Police In Hong Kong Fire Tear Gas As Demonstrators Rally In Response To Attack
Protesters in Hong Kong defied orders to not demonstrate on Saturday, gathering to denounce the police and government in an area where pro-democracy activists were attacked last weekend.
Protesters swarmed a major road in the district of Yuen Long clutching umbrellas to shield themselves from police cameras and tear gas that was later used against them at various sites along the route of their march.
The rally stemmed from an attack last Sunday at a train station in Yuen Long that left dozens of locals and pro-democracy activists wounded. The masked assailants, who wore white shirts and carried clubs, are suspected of having ties to organized crime groups known as triads.
On Saturday, the standoffs between police and protesters resulted in blocked roads and canisters of tear gas being fired. Police officers tried to disperse crowds on Castle Peak Road, Hong Kong's longest road, and outside of a village where protesters had marched toward a police line.
Roy Kwong, a leading pro-democracy lawmaker, accused the police of firing tear gas near a home for the elderly, according to Hong Kong Free Press.
The demonstrations appear to have started peacefully, as one prominent protester, the singer Denise Ho, autographed hard hats for smiling demonstrators. A protester strung an anti-police banner outside of the Yuen Long police station and "a very friendly policeman came out of the watch tower to tell him to be careful not to fall," said Hong Kong-based writer and lawyer Antony Dapiran.
At the Yuen Long train station, funeral bouquets were placed on the ground for Carrie Lam, Hong Kong's chief executive whom critics call "Beijing's puppet," and Stephen Lo, the police commissioner. Chants of "Reclaim HK! Revolution of our time!" could be heard as people moved through the station.
The Hong Kong Police Force said that officers would disperse demonstrators from Yuen Long, but that protesters remained at the train station. They said a maximum penalty of five years in prison could be imposed on protesters.
Washington Post reporter Shibani Mahtani told NPR that both protesters and police appeared to be digging in, with people "basically pulling up bricks from the sidewalk" and arming themselves with iron rods and makeshift shields from wood found nearby.
Mahtani said that children and elderly people participated in the rally, but that protesters were predominantly young and appeared ready to "suit up" and "start essentially building weapons."
One of the protest organizer's, Max Chung, told Radio Television Hong Kong that he was "not concerned about my safety, but of course, I am concerned about everyone else's safety."
Protesters reportedly circumvented the police's orders not to assemble, using social media channels to organize under the pretext of a "full-gear shopping day" and playing Pokémon Go in the area.
The police also banned a protest scheduled to take place Sunday in Sheung Wan, a lively neighborhood known for shopping and traditional Chinese medicine shops. Police said they denied the authorization because of public safety and order concerns, according to the Hong Kong Free Press.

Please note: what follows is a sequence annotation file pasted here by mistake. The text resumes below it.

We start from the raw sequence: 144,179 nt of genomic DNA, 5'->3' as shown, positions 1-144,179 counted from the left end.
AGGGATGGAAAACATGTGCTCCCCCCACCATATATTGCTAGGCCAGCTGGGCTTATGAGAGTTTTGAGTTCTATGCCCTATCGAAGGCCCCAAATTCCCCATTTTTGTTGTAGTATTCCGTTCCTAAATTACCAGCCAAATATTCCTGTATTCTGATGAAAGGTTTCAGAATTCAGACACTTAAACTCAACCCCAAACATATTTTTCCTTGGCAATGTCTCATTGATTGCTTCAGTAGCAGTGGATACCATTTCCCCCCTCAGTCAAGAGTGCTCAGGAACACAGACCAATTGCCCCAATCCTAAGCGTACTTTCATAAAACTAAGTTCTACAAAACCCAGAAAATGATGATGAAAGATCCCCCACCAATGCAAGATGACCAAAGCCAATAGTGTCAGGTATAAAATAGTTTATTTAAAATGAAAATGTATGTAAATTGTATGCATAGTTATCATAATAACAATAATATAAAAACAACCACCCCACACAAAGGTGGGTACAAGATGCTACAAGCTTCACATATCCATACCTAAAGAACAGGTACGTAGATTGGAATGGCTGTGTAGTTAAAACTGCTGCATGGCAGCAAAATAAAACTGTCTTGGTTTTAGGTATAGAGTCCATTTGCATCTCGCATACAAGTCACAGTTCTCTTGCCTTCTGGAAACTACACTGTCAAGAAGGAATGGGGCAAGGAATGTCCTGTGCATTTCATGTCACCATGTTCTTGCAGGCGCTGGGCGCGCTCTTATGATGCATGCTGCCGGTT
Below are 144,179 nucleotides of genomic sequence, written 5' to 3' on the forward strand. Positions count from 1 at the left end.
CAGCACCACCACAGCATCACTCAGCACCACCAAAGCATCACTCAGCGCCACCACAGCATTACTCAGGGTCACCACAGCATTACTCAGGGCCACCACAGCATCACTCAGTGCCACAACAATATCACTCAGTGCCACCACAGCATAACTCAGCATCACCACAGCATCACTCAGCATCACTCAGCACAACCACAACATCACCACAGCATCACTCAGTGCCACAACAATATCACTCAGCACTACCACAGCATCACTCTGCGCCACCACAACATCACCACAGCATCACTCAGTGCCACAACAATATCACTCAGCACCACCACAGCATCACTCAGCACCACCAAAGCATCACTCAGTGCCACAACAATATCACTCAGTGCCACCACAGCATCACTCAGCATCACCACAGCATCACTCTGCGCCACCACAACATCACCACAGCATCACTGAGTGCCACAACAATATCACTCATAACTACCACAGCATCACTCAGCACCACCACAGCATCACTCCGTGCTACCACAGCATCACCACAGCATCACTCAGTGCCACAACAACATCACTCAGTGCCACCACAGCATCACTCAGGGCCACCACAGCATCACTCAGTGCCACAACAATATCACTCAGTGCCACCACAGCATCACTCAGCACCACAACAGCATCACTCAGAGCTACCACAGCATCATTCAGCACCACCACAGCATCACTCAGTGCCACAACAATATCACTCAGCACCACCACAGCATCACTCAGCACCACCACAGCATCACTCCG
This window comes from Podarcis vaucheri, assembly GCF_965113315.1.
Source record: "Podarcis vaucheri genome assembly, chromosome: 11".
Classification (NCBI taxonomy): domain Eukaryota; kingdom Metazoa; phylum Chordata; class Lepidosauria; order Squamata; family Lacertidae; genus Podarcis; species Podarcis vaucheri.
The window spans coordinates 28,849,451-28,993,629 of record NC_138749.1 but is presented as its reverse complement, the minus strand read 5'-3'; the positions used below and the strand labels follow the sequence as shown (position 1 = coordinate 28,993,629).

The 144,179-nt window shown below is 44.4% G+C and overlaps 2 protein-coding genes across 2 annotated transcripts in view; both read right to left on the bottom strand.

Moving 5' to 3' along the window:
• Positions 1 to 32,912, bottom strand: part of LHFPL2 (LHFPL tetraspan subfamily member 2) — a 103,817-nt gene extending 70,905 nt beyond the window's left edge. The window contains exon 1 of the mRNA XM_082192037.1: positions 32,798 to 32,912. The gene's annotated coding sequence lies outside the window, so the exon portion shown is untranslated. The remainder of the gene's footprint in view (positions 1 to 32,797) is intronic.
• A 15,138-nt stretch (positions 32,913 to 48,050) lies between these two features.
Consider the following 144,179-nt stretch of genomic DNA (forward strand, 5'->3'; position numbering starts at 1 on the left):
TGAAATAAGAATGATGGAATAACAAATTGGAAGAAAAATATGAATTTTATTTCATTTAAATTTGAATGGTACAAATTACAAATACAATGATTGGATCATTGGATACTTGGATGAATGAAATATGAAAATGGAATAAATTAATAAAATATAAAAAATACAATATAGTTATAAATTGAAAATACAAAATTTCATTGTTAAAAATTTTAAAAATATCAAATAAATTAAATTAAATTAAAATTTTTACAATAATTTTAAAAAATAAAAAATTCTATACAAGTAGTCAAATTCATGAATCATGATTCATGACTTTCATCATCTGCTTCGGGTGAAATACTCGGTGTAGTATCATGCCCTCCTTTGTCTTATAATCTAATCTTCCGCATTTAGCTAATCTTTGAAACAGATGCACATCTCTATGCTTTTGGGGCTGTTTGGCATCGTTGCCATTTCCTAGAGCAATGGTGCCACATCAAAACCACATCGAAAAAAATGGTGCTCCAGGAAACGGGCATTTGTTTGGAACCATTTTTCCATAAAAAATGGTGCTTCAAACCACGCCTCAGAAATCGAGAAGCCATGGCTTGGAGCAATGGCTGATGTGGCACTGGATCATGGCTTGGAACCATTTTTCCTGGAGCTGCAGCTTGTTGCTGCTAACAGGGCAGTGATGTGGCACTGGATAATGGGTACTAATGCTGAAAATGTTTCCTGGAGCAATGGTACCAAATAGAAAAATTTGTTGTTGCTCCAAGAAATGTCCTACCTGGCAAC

On Friday, as part of a summer racked by protests, thousands of people filled the arrivals terminal of the bustling Hong Kong International Airport, demanding change.
The original protests started in response to a bill that would have allowed extraditions to mainland China, prompting fears that vocal Hong Kong activists would face prosecution in courts controlled by Beijing's Communist Party. Hong Kong's embattled chief executive has since declared the bill "dead," but she has refused to formally withdraw the measure.
After weeks of protests, the demands of demonstrators have expanded. They have called for an independent inquiry into the police's use of force at rallies and condemned the authorities for what they decry as a sluggish response to Sunday's attack at the train station. Protesters have also pushed for the right to directly elect their leaders, who must now be approved by Beijing.
Lo, the police commissioner, told reporters that officers were slow to respond to last weekend's attack because nearby stations were closed during the protest and police needed to "redeploy manpower from other districts." He vowed to bring the offenders to justice and denied accusations that the police had worked with triads to target anti-government protesters, according to Reuters.
The recent unrest has also prompted a new contingent of protesters — those who are coming out to support the police and Beijing.
In China, one of the country's most popular television shows denounced the protest on Saturday and blamed "external forces" for causing chaos, according to the South China Morning Post. Beijing also reportedly blocked mainlanders' access to international news sites, denying them a chance to hear the voices of people fighting for democracy in Hong Kong.
Once a British colony, Hong Kong was returned to China in 1997 under a "one country, two systems" framework. Under Hong Kong's Basic Law, the city is guaranteed "a high degree of autonomy" for 50 years. But fears of encroachment on democratic institutions have grown.
"Protesters aren't even thinking that far," Mahtani says. "They're thinking about tomorrow; they're thinking about next week."
This week, China's Defense Ministry spokesman, Wu Qian, told reporters that the Chinese military could be deployed to Hong Kong to maintain public order if Hong Kong asks the central government for help.
A government spokesperson for Hong Kong said authorities would not turn to the Chinese army for assistance because they were fully able to maintain order and deal with local affairs.
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